“I quit.” She hated the sound of that wordâ
. It spelled failure.
Grant chuckled. “She's teasing us, Trixie.”
Taylor peered into her father's eyes. “No, Daddy, I'm not. Movers are packing up my apartment as we speak. I'm putting my stuff in storage.” She glanced around her room. “I'd like to stay here for a while if I could.”
Mom gasped and covered her cheek with her hand. “Really, Taylor. You actually quit. Well, I neverâ”
Taylor snapped. “Yes, Mom, I quit.” Grant held up his hands. “Okay, you two, let's go down and have some hot tea and some of Mom's coffee cake. Then, Taylor, you can fill us in.”
Will Adams sat on the edge of the couch in his twin brother's spacious living room. A blind date. What was he thinking?
“I'm thirty-three,” he muttered, running his hand along the back of his neck. “Going on a blind date like a desperate schoolboy.”
“Come on, it's not that bad,” Bobby said, laughing. Will stood to pace, jiggling the keys in his pocket. “I can't believe I let you and Elle set me up.”
“Beats sitting at home on a Friday night with Harry.”
Will turned to him. “Harry's great company. Man's best friend, you know.”
“It's one night, Will. One night. Who knows? You just might fall in love.”
They were to pick Mia Wilmington up on their way to dinner at Italian Hills, the town's most romantic restaurant. Not Will's idea for a first date. Wouldn't a casual night of eating pizza at Giuseppe's be much better?
“You know, you're making this way harder than it has to be,” Bobby said, glancing over his shoulder at Will while clicking through the sports channels. “You run a multimillion-dollar furniture company.”
“Furniture, I know. Mia Wilmington, I don't,” Will said, laughing softly as he regarded the man whose features mirrored his own.
Elle entered the room. “The kids are settled in the family room with your mom, fried chicken, and cold sodas.”
The men stood. “You look beautiful, Elle.” Bobby kissed his willowy wife.
Will slipped on his tan sports coat. “Let's go before I change my mind.”
Elle brushed her hand down his arm. “Give tonight a chance, Will. It's been so long since youâ”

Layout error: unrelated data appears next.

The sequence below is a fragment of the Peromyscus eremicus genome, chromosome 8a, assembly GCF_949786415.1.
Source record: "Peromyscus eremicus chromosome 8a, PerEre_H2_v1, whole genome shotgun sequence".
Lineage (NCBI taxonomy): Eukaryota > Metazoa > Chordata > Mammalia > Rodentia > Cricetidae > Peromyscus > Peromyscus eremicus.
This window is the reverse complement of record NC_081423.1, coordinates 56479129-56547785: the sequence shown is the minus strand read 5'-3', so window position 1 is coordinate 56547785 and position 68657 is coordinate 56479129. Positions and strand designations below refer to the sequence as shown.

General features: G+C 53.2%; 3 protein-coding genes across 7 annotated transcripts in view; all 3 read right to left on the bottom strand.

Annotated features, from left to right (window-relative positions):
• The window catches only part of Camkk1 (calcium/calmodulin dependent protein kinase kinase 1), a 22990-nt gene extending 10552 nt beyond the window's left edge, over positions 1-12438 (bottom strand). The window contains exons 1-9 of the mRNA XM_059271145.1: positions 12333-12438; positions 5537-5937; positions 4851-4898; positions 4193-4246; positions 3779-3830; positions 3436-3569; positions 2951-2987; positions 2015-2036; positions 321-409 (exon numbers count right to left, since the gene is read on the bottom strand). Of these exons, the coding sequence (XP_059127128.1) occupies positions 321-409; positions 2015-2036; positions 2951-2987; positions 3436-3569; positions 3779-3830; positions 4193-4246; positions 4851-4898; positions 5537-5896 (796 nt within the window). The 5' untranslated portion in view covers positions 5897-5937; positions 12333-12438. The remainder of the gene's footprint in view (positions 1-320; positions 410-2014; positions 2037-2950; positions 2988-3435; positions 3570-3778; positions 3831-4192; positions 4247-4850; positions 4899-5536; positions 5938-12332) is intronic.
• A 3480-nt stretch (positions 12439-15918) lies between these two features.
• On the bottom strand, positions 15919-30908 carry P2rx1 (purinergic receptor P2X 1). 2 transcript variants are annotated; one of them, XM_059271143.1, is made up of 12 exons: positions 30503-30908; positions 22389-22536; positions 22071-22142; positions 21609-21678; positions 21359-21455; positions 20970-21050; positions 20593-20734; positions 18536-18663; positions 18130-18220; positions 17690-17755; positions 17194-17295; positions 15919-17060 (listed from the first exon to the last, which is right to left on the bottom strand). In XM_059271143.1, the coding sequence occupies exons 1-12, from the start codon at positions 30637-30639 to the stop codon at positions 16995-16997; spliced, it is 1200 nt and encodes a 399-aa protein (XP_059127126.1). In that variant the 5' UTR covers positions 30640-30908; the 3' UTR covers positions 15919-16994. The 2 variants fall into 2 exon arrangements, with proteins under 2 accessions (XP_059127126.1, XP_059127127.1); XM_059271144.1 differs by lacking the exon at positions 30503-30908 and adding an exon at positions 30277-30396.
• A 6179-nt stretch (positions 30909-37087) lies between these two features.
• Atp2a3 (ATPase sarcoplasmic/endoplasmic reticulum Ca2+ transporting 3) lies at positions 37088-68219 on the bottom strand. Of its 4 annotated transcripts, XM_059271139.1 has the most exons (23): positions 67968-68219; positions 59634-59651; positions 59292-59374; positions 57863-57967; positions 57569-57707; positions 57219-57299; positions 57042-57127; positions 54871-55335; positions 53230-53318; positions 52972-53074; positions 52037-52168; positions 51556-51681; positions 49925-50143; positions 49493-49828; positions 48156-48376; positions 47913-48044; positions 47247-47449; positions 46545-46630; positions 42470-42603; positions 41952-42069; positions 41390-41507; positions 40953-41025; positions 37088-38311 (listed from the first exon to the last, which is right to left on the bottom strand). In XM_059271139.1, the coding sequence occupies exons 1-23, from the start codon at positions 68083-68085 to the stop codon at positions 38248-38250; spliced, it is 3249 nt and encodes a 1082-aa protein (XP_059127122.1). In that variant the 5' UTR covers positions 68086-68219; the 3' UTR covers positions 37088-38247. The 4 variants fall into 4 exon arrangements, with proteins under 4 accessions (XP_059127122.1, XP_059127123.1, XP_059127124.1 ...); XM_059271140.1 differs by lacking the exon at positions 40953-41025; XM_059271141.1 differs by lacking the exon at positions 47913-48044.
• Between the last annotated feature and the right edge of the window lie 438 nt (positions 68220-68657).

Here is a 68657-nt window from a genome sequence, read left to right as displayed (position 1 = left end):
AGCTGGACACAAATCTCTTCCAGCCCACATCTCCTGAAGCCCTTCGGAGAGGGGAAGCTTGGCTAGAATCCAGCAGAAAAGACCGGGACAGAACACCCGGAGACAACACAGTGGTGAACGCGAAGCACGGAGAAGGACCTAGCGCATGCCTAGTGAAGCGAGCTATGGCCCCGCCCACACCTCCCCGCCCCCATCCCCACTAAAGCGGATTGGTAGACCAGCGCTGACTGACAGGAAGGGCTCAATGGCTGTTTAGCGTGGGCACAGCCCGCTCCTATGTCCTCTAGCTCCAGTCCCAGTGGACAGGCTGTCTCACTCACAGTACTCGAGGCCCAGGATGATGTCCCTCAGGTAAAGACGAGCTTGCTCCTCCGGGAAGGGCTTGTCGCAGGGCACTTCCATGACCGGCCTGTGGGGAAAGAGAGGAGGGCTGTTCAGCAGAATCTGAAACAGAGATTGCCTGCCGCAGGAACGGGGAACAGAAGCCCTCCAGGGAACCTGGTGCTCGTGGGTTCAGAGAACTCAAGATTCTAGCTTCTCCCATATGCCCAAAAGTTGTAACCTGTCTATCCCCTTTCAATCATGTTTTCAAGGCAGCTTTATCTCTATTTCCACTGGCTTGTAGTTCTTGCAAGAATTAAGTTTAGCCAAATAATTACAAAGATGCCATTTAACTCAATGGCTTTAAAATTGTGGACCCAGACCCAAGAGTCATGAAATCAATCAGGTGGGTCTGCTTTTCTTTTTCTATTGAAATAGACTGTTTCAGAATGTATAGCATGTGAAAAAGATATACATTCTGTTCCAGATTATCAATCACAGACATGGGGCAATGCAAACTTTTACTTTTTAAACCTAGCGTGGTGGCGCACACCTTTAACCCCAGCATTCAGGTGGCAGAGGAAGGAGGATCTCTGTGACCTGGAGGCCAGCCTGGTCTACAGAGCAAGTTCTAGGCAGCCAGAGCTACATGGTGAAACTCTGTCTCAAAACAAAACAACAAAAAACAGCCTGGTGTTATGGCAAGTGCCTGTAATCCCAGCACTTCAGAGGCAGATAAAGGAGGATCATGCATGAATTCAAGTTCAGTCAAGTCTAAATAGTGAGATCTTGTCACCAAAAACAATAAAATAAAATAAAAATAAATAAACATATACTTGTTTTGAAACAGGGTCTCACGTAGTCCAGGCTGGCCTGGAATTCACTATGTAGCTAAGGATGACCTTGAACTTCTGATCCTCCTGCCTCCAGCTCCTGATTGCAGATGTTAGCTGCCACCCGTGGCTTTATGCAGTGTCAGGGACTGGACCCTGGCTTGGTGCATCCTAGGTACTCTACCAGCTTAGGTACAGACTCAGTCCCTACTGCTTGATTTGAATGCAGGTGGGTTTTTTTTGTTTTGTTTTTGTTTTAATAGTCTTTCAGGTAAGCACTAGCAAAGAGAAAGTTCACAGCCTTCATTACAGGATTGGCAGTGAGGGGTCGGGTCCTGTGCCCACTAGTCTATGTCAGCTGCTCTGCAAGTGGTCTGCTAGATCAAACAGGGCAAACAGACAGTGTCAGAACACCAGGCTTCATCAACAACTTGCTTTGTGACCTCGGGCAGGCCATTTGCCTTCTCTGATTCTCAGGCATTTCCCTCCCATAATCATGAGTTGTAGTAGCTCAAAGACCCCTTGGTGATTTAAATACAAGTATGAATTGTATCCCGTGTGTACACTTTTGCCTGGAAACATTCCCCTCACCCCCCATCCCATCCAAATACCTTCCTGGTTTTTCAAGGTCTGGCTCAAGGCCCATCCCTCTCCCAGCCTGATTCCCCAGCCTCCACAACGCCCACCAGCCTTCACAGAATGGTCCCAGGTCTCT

Bobby interrupted. “Don't go there, Elle. He'll bite your head off.” He held his wife's coat for her.
Elle slipped her arms into the sleeves. “I know it's hard to meet new people, Will.”
“People I can handle. Blind dates â¦ different species.”
Elle exhaled. “Honestly, if I'd known it would traumatize you this much I wouldn't have bothered.”
Will squirmed. Elle deserved more from him. “I'm sorry.”
She linked her arm with his. “Don't worry, it's going to be wonderful.”
On the ride to Mia's apartment, Elle reminded Will that his date taught performing arts at White Birch High School, possessed a very gregarious and bubbly personality, and had the “most beautiful smile.”
Her words did little ease to Will's disdain for the situation, but he only had himself to blame. He'd said yes. Never again. Bobby had made a good point earlier. Will ran a multimillion-dollar company. He didn't need his sister-in-law to find him dates.
Walking alone to Mia's door, Will secretly hoped she wouldn't answer. But after one subtle knock, the door jerked open.
“You must be Will.” A petite blond with deep-set green eyes stood in the doorway.
She threw her arms around him. “I'm so happy to meet you.”
Surprised, Will stumbled backward. “Nice to meet you, too.” She tossed her head back, flipping long, straight blond hair over her shoulders. “Elle was right; you are handsome.” She flashed Will a sparkling smile.
He shifted from one foot to the next. “Ready to go?”
“Absolutely,” she said like she owned the word.
At Bobby's Volvo, Mia glided into the backseat, greeting Bobby and Elle.
Will shut her door and hurried around to the other side. Though she'd overwhelmed him at first, he found her extremely beautiful. Maybe this evening wouldn't be so bad after all.
Fifteen minutes later they were seated in the glow of flickering candles at Italian Hills, listening to the stringed music of the Merewether Quartet. They waved hello to their cousin Ethan's wife, Julie, the quartet's cellist.
They ordered iced teas and appetizers, and Mia chatted endlessly. She went from describing the day's school lunch to a pair of shoes she wanted to wear tonight but couldn't find.
Will watched closely to see if she took a breath between sentences.
When their server arrived with the appetizers, Mia placed her hand on Elle's shoulder and said with a wink, “I should note Will's in the blue shirt so I don't accidentally try to get a goodnight kiss from your husband. I never saw two faces that looked more alike.”
Elle gave her a demure smile. “I'll make sure you don't get the wrong man.”
“Oh, Elle,” Mia said with an annoying cackle, “you're so bourgeois.”
Mia turned her attention to him. “How did you get to be the big cheese at Lambert's Furniture?” Mia reached out and gave his forearm a strong squeeze. “Wow,” she said, raising a brow. “Do you work out?”
Will moved his arm and cleared his throat. “Bobby and our cousin Ethan carry a large part of the load. I merely oversee the big picture.”